A new short story, and some remarks

[This post is also available as an issue of my newsletter.]

I’ve been flushed out of my habitual cover by a couple of recent items of personal news. First, last week, at n+1’s annual fundraiser, I was given the Anthony Veasna So Fiction Prize, and was asked to give a very short speech. (A light-hearted report of the evening appeared in The Fine Print [subscription required].) I’ll reproduce my speech just below, for the curious.

Second, though I’ve written nonfiction for The New Yorker since 2005, this week, in its Sept. 26 issue, the magazine is publishing a short story by me for the first time. The story is called “Easter.” Please check it out! It’s my voice on the audio, by the way, if you were wondering what I sound like (I haven’t listened yet).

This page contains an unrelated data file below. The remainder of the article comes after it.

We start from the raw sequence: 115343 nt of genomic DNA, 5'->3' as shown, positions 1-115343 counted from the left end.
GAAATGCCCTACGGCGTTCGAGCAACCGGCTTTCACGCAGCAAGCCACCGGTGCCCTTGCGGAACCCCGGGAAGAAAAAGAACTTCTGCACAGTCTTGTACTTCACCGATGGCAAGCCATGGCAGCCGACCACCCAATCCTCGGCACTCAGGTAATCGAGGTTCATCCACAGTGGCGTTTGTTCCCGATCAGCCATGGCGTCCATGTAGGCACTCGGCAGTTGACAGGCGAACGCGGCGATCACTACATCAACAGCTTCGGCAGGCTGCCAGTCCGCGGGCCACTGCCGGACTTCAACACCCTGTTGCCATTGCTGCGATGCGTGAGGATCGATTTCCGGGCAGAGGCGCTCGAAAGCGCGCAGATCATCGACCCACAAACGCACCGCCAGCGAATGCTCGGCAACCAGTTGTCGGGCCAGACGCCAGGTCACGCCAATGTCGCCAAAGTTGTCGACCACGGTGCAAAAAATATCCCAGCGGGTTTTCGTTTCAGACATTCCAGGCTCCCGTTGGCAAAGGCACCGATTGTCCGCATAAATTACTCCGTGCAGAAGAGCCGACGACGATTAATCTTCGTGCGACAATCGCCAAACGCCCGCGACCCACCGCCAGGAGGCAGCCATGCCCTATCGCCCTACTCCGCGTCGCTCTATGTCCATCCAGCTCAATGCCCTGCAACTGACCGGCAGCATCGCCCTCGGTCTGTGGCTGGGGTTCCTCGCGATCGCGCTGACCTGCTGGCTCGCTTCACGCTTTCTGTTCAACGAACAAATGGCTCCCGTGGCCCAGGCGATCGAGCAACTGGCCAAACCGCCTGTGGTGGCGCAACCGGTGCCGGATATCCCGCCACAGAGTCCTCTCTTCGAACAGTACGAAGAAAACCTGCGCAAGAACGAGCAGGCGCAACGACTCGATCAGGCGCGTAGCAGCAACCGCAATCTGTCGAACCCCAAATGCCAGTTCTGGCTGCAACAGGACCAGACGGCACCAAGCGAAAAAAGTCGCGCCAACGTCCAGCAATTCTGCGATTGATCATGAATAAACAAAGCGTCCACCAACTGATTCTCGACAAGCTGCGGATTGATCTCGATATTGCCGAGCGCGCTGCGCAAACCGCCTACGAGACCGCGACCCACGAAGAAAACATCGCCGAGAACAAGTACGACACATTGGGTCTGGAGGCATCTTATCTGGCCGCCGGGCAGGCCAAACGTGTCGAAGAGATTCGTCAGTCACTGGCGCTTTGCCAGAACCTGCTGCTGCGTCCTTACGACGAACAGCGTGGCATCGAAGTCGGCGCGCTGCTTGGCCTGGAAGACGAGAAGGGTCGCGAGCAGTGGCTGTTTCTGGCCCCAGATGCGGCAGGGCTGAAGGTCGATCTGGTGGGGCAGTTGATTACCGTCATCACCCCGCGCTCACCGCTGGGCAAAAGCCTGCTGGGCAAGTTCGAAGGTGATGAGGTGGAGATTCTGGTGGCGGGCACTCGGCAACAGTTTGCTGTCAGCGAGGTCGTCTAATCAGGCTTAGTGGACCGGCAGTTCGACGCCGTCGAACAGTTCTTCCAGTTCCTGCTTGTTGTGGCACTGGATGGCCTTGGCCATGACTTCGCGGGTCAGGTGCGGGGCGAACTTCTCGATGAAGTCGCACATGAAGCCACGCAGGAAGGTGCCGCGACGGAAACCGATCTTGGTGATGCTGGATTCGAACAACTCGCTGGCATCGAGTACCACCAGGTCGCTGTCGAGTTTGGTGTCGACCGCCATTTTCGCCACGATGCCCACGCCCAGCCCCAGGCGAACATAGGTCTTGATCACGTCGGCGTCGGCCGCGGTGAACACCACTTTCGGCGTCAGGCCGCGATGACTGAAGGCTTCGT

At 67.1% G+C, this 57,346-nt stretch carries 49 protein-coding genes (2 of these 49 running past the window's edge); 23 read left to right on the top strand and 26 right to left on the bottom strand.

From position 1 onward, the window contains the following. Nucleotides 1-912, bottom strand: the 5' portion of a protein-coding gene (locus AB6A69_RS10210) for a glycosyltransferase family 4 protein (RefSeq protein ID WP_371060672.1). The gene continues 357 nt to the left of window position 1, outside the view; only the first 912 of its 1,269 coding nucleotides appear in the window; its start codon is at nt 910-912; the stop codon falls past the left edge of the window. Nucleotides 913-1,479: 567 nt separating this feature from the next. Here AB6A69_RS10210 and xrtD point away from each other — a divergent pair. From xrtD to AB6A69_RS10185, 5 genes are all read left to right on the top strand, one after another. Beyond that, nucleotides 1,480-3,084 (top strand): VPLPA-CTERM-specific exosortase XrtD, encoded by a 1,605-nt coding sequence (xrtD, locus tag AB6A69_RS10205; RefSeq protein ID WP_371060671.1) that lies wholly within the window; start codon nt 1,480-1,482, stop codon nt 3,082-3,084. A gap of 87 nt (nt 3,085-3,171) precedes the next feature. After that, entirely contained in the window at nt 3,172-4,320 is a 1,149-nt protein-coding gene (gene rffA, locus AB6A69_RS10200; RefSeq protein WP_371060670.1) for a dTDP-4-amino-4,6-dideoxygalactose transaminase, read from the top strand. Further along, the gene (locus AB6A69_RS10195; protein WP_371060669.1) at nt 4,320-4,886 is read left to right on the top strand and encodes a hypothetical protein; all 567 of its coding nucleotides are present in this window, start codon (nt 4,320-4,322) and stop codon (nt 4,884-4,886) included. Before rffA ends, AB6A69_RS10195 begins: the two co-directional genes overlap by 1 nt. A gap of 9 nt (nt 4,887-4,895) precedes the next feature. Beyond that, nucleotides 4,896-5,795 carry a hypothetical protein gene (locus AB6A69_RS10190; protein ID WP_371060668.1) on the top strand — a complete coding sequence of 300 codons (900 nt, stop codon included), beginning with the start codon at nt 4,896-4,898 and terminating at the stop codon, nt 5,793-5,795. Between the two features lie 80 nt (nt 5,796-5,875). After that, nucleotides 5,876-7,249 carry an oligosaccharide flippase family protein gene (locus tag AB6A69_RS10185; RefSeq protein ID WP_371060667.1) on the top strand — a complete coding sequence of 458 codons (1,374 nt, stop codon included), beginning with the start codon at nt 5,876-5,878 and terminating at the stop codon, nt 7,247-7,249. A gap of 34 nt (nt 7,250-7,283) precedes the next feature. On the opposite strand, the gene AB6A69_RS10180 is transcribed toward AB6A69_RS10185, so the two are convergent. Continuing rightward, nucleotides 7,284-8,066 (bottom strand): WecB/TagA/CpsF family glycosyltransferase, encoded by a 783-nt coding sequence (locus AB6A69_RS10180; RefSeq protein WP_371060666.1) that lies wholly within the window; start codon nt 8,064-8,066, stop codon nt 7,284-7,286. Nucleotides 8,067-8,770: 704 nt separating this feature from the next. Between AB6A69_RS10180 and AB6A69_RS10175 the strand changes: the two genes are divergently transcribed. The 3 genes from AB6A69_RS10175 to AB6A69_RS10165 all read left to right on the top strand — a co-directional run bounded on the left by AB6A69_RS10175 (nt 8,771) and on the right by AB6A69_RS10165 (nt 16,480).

Remarks for n+1

N+1 has long been generous to me. Its first editors—Keith Gessen, Mark Greif, Chad Harbach, Benjamin Kunkel, Allison Lorentzen, and Marco Roth—published my first serious fiction. At Penguin and then Viking, Allison took the further step of publishing two novels by me. Charles Petersen not only posted my film criticism on the website, but I had the honor of going into battle at his side against a plan that would have compromised and probably bankrupted the New York Public Library. (We won.) In the past few years, a new generation, including Sarah Resnick, Mark Krotov, and Dayna Tortorici, have shepherded into print my forays into speculative fiction. And tonight I am grateful for this award in honor of the bold spirit of Anthony Veasna So. Since my relationship with n+1 spans my whole career, I would also like to thank my agents, Sarah Chalfant and Jackie Ko, for their canny, insightful support. And the members of my writing group, Ben Nugent, Andrew Martin, Christine Smallwood, Greg Jackson, and Gemma Sieff, for their honesty and kindness. And I thank my husband, Peter Terzian, my first and my essential reader, to whom I am hopelessly devoted and who makes it possible for me, every day, to take the risks that have led me here.